US dollar surge follows strong jobs data
FX Consultant / IFXA Ltd
- Chinese data undermines AUDUSD
- US data void may slow gains
- USDCAD stalled
The US dollar started the week with a bid that isn’t unexpected following the surprisingly strong nonfarm payrolls data. It may have even exacerbated AUDUSD selling after Chinese data proved to be disappointing. The Loonie’s performance continues to confound USDCAD bulls although the lack of any meaningful upside below 1.1420 is encouraging. This week’s lack of top-tier US data releases will leave traders foraging for direction from regional events. If so, the Reserve Bank of New Zealand meeting will be the highlight.
USDX may be warning of a pause in dollar’s rally
Look around. Major global bank economists and strategists, financial media talking heads, Central bankers and traders, and even the street corner panhandler, all agree. The US dollar is going higher. No doubt about it.
The catalyst is that improving US economic growth and falling unemployment will drive US interest rates higher sometime between May and December 2015 while the rest of the G7 deals with growth and deflation issues. Japan and the Eurozone are fighting economic stagnation and deflation. Slowing growth in China, falling commodity prices and a soft economy may force Australia to cut interest rates in February. New Zealand is actively encouraging a weaker currency through words and deeds. The Bank of Canada continues to be worried about the deflationary risks of falling oil prices. The UK’s issues are mostly political with a general election due in May.
Occasionally, everyone is right but not often and not for prolonged periods. FX moves have a history of sharply overshooting levels and then correcting just as sharply. This latest move shows some evidence of that risk, particularly due to the time of the year. The Christmas/year-end period is not known for deep liquidity. Trading books are closed for the year and holidays are taken, exposing markets to sharp swings in either direction on “one-off” flows. Why should this year be any different?
The US dollar has enjoyed a substantial rally over the past six months. The US dollar index (USDX) finally broke out of the band that had characterised trading for two years. The nearly 5% gain in the USDX since September is testing long-term weekly resistance in the 89.30-90.05 zone, which could be an early warning sign of a short-term pause and retreat, exacerbated by the combination of poor liquidity and profit-taking due to Christmas and year end.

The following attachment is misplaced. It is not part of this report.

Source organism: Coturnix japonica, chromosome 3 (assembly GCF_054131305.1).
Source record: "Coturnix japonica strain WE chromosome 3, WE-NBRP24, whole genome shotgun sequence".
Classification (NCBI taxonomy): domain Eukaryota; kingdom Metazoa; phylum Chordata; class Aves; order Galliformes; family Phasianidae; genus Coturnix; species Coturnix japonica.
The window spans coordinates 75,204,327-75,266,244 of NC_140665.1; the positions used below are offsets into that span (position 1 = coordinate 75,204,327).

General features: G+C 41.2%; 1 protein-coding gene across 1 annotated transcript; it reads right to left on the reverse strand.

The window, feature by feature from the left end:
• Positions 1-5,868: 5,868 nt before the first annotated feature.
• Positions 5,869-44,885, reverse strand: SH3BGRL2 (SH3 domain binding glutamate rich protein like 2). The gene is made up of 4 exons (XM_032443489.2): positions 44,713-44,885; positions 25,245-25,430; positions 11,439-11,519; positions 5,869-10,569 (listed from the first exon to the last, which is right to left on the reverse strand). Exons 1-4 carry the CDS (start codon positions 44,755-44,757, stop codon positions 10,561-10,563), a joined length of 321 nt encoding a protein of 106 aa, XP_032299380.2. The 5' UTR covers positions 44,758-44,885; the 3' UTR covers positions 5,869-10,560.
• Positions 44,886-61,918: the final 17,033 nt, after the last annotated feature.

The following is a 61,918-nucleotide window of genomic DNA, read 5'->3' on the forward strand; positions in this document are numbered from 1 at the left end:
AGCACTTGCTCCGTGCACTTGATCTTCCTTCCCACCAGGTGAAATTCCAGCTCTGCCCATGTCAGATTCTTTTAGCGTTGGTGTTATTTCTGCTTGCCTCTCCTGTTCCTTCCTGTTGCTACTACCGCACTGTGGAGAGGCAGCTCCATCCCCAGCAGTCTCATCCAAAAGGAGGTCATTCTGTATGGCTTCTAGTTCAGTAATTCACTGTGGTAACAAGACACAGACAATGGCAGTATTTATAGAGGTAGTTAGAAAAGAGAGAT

Source: Saxo Bank
EURUSD rally meets with Santa Claus
Unfortunately or fortunately, depending upon how you look at it, the short-term EURUSD technical profile disagrees with the above USDX warning. This month, both Santa Claus and EURUSD traders with short positions are saying “Ho, Ho, Ho”. Mario Draghi left no doubt in anyone’s mind at Thursday’s European Central Bank (ECB) press conference that the ECB would take additional action to stimulate the economy in hopes of raising the inflation rate. It’s just not going to happen this week or this month but it is going to happen. Even the sceptical, Ewald Nowotny, ECB governing council member and head of the Austrian Central Bank appears to have jumped on the bandwagon according to a story in the Wall Street Journal.
EURUSD has declined substantially since September and Friday’s surprisingly strong US employment data accelerated the fall. The break of 1.2275 on Friday argues for further losses and a test of 1.2235, a level unseen since September 2012
Source: Saxo Bank
Key US data releases
The US data feast last week reverts to a famine this week.
Thursday: November Retail Sales (Forecast 0.3% ,ex-autos 0.1% month over month). Last Friday’s blow-out nonfarm payrolls report will take the sting out of any disappointment with this data while a strong report will fuel earlier than expected Fed rate hikes.
Key Canadian data releases
There isn’t any Canadian data of note that will keep the focus on the Bank of Canada.
Wednesday: Bank of Canada Financial Service Review. The governor may use this opportunity to give more insight into his views on the challenges for the Canadian economy.